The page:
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Famous Collector of Music In The FieldCopyright © 2002
Alan Lomax became the 20th centurys most famous collector of folk songs and folkloric material in the course of a life devoted to a fervent opposition to the homogenising forces of commercialisation. He saw collecting as a matter of process and development rather than purely preservation, and once said that he believed in a principle of "cultural equity", in which every culture was entitled "to have equal time on the air and equal time in the classroom".
Although he disapproved of Bob Dylans turn to rock music in the mid-60s, Dylan accurately describe him as "a missionary". His work in collecting the blues and folk songs of the Americas, begun initially with his father, John Lomax (who died in 1948), and carried on throughout his life, did much to foster world-wide interest in the preservation of authentic cultural practices.
Many of the artists he recorded later became internationally famous, including blues singer Leadbelly (Huddie Ledbetter) and folk troubadour Woody Guthrie, but that was not his primary concern. His passion lay in capturing and preserving the songs of the ordinary people, from cowboys in Texas to migrant workers in the Caribbean, and he believed that the real cultural legacy of mankind lay in that vast oral archive.
He graduated from the University of Texas in 1936 with a degree in philosophy, and went on to do graduate work in anthropology at Columbia University, where he taught for much of his career. His collecting career had begun even before his graduation, working with his father in collecting and publishing the songs of the Texas cowboys.
Using the primitive and cumbersome recording equipment of the day, they went on to criss-cross the South many times over in search of the store of music deposited in the songs of anyone from plantation workers to prisoners (Leadbelly was serving a prison sentence in Louisiana when they first came across him).
Alan Lomaxs work in the 1930s included assembling a famous archive of sound recordings with the jazz pianist and singer Jelly Roll Morton for the Library of Congress (where John Lomax was then head of the Archive of Folk Music). The archive included both music and many of Morton's extravagant tales, and Lomax later wrote an important book on the pianist's colourful life and career, Mr Jelly Roll (1950).
Other celebrated field recordings of the era included prison recordings with Leadbelly in 1933, and the first tapes made of the singing of Muddy Waters in 1941, then still a tractor driver in the Mississippi delta. Alan Lomax also recorded an extensive archive of the songs and tales of Woody Guthrie in the early 1940s.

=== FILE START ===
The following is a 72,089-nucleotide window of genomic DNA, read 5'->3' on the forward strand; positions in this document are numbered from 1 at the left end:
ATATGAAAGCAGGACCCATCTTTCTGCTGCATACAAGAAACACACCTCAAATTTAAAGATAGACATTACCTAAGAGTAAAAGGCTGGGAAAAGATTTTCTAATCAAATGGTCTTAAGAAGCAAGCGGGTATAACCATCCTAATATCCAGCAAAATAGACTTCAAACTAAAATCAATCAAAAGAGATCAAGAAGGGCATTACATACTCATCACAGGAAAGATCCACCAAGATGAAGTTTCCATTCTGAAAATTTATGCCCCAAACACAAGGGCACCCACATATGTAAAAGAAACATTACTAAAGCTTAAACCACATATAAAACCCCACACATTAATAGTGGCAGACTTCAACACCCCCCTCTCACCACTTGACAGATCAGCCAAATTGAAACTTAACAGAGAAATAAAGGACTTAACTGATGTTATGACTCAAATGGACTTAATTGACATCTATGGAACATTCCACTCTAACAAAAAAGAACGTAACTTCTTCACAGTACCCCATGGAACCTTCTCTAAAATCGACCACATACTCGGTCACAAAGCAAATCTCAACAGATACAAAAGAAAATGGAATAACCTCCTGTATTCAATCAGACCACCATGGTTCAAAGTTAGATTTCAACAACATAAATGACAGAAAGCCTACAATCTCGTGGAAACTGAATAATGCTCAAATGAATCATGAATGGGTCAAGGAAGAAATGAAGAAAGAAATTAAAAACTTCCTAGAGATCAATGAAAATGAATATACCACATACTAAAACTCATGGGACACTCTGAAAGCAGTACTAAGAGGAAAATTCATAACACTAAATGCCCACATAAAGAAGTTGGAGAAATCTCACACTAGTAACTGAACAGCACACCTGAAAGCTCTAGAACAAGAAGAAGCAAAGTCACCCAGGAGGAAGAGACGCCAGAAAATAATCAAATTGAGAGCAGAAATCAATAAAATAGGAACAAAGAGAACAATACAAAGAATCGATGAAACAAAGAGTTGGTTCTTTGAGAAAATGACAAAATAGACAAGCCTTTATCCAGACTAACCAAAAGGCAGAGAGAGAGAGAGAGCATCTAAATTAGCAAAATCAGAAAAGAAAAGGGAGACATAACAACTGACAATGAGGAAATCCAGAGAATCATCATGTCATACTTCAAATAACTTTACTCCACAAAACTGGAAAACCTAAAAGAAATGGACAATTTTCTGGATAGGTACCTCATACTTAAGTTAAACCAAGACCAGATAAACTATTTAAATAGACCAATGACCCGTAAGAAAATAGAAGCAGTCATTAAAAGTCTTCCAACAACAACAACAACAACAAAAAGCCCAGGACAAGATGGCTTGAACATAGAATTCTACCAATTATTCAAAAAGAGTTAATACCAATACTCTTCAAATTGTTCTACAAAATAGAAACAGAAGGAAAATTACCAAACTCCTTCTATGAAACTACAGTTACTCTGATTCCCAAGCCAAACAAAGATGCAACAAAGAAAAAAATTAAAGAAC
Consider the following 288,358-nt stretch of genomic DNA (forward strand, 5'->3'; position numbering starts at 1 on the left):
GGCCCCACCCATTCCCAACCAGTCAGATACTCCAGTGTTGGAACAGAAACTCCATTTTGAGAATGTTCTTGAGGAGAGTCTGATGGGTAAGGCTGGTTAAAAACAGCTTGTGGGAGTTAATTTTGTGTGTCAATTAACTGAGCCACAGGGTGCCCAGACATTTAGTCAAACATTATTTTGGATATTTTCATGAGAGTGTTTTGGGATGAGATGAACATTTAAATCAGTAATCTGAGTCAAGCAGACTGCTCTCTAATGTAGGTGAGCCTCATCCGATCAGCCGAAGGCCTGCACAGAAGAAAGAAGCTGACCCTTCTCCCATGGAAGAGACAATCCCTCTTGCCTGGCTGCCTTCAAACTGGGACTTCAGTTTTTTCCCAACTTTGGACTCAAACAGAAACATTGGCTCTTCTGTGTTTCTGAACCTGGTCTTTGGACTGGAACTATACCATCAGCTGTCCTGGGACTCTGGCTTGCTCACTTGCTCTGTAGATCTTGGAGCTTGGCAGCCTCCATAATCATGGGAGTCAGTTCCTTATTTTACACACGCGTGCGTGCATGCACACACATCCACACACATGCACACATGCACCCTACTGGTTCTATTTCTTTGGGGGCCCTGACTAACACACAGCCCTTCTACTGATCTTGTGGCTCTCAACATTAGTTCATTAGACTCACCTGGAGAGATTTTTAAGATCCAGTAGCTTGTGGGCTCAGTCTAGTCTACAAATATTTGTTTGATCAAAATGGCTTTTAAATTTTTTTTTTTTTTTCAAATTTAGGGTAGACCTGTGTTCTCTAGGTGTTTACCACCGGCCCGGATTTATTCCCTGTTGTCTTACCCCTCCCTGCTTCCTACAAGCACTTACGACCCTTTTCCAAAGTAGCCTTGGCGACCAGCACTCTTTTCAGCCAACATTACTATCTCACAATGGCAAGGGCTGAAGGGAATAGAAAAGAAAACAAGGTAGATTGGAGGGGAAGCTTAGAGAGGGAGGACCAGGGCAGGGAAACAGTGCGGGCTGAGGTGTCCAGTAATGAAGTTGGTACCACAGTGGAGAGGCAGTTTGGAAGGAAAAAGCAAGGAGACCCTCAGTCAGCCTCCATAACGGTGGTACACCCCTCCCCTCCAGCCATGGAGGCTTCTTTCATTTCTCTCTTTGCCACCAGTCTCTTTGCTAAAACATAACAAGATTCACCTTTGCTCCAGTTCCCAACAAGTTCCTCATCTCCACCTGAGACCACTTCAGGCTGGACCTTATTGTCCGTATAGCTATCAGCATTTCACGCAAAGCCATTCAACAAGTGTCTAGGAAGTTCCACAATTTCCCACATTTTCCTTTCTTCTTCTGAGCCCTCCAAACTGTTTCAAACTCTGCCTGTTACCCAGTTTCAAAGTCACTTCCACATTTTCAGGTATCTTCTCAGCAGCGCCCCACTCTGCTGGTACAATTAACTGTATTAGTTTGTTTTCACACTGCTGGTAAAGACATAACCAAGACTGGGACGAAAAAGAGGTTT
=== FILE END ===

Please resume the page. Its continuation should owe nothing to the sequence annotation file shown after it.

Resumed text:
Much of this material was issued on Library of Congress recordings, bringing the music to a vast new audience, and establishing the careers of many of the performers. Lomax also produced many commercial recordings. A share in the copyright for Leadbellys Goodnight Irene later provided valuable research funds from the royalties accrued on The Weavers' hit recording in 1950.
A distaste for the McCarthy era combined with a curiosity about European music brought Lomax to Britain in 1950. He lived in England until 1957, and collected music in England, Scotland (he later described the Gaelic traditions of the Scottish islands as "the finest flower of Western Europe"), Ireland, Italy and Spain. His work was fundamental in inspiring revivals of interest in local folk cultures in all of these places.
By the time he returned to the USA in 1957, his longed for folk revival was well under way, and the songs he had collected and published were now common currency.
He made the first stereo field recordings of American folk music in new collecting trips in the South in 1959-60, including the first recordings by the country blues artist Mississippi Fred McDowell. He returned to the Caribbean in 1962, and set up the basis of an archive of Caribbean music at the University of the West Indies.
His own academic research of the period at Columbia University centred on developing systems linking styles of music and dance to other social factors. He remained associated with Columbia until 1989, and began work on the concept of the Global Jukebox, a database of thousands of songs and dances cross-referenced with anthropological data, using video, text and sound. He moved his work on the project to Hunter College in 1989.
His academic work went hand in hand with his collecting and recording, and he also explored the medium of film and television, notably in the documentary The Land Where the Blues Began in 1985, and American Patchwork, a series of programs on American traditions for the public television network in the early 1990s. His subsequent book under the title The Land Where the Blues Began, a memoir of his travels in the south, won the National Book Critics Circle award for non-fiction in 1993.
In the course of his life, he was at various times a musicologist, author, disc jockey, singer, photographer, talent scout, filmmaker, concert and record producer, and television host.
It is impossible to exaggerate the impact of his work in the preservation of folk cultures, and he remained actively involved in Rounder Records reissue programme of 100 CDs devoted to his collecting in the late 1990s.
He feared the growing globalisation of culture would lead to the loss of the vital diversity of individual micro-cultures, and fought against that invasive domination throughout his life in the most direct and practical way possible.